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Kyonggi University’s head has major plans

Mar 16,2019
Kim In-kyu, president of Kyonggi University, was interviewed by the JoongAng Sunday on March 5. [SHIN IN-SEOP]
Kim In-kyu, 69, president of Kyonggi University (KGU), plans to transform his institution into a hot spot by focusing on Hallyu, or the Korean wave of cultural content, and artificial intelligence (AI). Inspired by the popularity of K-pop around the world, Kim plans to build the first “Hallyu culture graduate school” on the school’s Seoul campus.

Kim plans to apply a “New Start” strategy on KGU’s Seoul and Suwon campuses following a pledge during the school’s anniversary celebrations in 2017. The idea is to turn KGU’s Seoul campus, which is home to the culture and tourism college that consists of nine departments with 2,092 students, into a mecca for Hallyu. He wants the Suwon campus - which consists of eight colleges and 32 departments with 12,457 students - to become the leading university in Gyeonggi.

Kim was appointed president of KGU in July 2017 after working in media for 40 years. Graduating from Kyunggi High School, he majored in politics at Seoul National University and got a doctoral degree in journalism from Sungkyunkwan University. He joined the Korean Broadcasting System (KBS) in 1973. Starting as a political desk reporter, Kim proceeded to become the head of the political desk, managing editor, director of new media and finally CEO of KBS.

Below are edited excerpts from his interview with JoongAng Ilbo.

Q. How are things since you became the president of KGU?

. I am busier than I was at the broadcasting company. Since I was the CEO of KBS (from November 2009 to November 2012), people say that running the university must be a piece of cake for me, but they are saying that because they don’t know universities. Universities are organized around a triangular relationship among students, professors and staff. I spent the last 21 months frantically wading through suggestions and procedures that slowed down my workload.

KGU was in a recession for a time. How was the situation back then?

I was surprised. The government-appointed trustee system left aftereffects that lasted 10 years. [The school] was sinking. That is why I thought that if the ship hits rock bottom, it’s done for. Let’s pull it up! Our ship has floated to the surface at last. The Ministry of Education allowed KGU to make changes on its own initiative and the university will get 5.1 billion won ($4.4 million) yearly for three years. Our strategy is to specialize and globalize the school.

A Hallyu graduate school was made on KGU’s Seoul campus. Why did you make this decision?

It is hard for me to make any changes in student quotas in undergraduate colleges. Each department is very sensitive about changing even a single quota. With great consideration, I chose to make the arts graduate school into the Hallyu culture graduate school. It is the only one in Korea. I personally gave a special lecture on “Hallyu’s globalization” on March 5.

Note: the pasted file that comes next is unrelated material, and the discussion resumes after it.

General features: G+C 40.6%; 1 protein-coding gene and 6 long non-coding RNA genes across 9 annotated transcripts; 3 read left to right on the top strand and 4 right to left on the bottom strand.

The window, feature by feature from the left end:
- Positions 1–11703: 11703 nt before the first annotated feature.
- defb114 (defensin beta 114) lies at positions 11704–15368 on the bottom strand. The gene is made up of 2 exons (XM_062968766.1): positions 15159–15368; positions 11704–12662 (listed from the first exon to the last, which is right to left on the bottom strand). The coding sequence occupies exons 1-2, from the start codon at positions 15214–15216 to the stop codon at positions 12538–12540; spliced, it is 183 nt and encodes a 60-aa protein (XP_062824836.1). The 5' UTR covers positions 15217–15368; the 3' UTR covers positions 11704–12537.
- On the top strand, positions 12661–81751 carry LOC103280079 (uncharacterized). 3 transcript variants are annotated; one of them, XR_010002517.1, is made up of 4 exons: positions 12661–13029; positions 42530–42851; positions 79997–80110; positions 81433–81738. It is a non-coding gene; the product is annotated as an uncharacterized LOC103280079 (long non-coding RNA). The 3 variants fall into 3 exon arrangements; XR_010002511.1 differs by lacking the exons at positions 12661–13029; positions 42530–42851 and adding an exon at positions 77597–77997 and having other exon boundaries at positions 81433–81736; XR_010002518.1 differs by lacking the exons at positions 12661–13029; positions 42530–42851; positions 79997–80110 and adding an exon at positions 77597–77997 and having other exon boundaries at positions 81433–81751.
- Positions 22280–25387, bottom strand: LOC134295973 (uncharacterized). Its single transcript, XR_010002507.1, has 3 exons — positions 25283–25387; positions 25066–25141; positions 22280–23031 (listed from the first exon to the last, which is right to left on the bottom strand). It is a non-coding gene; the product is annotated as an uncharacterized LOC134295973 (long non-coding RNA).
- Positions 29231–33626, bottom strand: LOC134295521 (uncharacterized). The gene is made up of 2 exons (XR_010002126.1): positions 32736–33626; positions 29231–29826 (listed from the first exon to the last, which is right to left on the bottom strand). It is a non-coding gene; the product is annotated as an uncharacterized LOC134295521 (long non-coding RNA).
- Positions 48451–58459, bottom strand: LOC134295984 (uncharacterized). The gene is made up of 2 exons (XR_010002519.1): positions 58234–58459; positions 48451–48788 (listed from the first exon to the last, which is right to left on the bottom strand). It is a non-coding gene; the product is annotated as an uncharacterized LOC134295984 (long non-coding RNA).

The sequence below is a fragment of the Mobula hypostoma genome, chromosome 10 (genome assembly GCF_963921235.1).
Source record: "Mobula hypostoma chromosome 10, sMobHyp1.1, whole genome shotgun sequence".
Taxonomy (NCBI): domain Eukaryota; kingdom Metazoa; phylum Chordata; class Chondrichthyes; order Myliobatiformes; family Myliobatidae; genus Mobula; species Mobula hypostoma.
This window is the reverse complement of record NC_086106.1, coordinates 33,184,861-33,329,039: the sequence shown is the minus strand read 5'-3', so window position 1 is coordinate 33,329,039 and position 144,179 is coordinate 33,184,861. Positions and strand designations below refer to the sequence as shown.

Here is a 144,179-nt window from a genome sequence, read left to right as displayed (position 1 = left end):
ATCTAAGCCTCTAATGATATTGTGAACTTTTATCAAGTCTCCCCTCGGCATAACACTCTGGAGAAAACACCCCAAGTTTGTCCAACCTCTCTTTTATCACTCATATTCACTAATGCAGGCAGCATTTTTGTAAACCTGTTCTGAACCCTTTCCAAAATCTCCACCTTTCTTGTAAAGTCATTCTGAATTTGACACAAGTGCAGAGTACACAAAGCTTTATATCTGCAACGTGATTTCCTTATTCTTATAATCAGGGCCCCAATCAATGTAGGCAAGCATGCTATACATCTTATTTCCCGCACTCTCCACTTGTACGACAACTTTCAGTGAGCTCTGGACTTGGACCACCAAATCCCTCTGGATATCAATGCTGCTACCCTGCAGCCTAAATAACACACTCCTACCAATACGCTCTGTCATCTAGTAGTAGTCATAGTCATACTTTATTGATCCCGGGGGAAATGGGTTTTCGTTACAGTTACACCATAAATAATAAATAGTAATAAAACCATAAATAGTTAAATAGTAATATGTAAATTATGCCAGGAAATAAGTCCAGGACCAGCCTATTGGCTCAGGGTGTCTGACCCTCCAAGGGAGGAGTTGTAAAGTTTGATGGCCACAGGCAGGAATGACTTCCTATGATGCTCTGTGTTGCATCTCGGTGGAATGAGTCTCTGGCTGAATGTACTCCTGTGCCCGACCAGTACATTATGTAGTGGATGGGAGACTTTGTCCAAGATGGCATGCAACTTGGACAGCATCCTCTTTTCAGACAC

Was there any particular thing that got you interested in Hallyu?

It was during the first overseas performance of “Music Bank” at Japan’s Tokyo Dome in 2011. “Music Bank” became popular overseas as it was aired on the KBS World channel. All 45,000 seats in the stadium were full and everybody stood up and went wild. I thought that a gigantic “human earthquake” had erupted.

Describe the Hallyu culture graduate school please.

There are five departments at the school: Department of K-culture Convergence, Department of K-Beauty, Department of Performing Arts, Department of Intermedia Studies and Department of Culture Contents. The K-culture Convergence Department has majors related to Korean culture such as K-pop, K-culture management, K-drama and world music. Our Hallyu Special Lecture and Seminar invites experts from various fields to speak every Tuesday.

What is the “New Start” strategy for KGU’s main campus in Suwon?

The campus is near Pangyo Techno Valley [in Gyeonggi], offices of Samsung Electronics and CJ Blossom Park. We plan to increase the close cooperation with local entities in the area. The key is an AI-based campus. If you want to specialize in AI, you have to make the campus focus on software. I have requested the government designate KGU as a software-focused university and applied a specialized training program for industrial AI personnel.

Is there a project that looks promising?

We are currently working on a joint project with 27 professors from seven computer engineering departments, 50 research personnel and 10 companies. This project concerns core technologies of the fourth industrial revolution such as intellectual manufacturing data analysis and smart manufacturing technology research. Specific examples are software for robot intelligence, content creation using AI and hand-operated robot intelligence research.

You have emphasized campus globalization, comparing it with Hallyu. What are your plans?

My objective is to produce talented individuals that can be successful in a global environment and build a university where all people can learn. We are expanding our undergraduate English classes and giving scholarships to students with good grades. We have 280 students from 73 partner universities overseas. We plan to expand this to 500 students by 2021. Amy Chua, a professor at Yale University, wrote in her book “Day of Empire” that a common feature in empires that prospered in human history was openness. Universities are the same. Competitiveness comes from opening the gates.

BY YANG YOUNG-YU and JUNG MYUNG-SUK [jung.myungsuk@joongang.co.kr]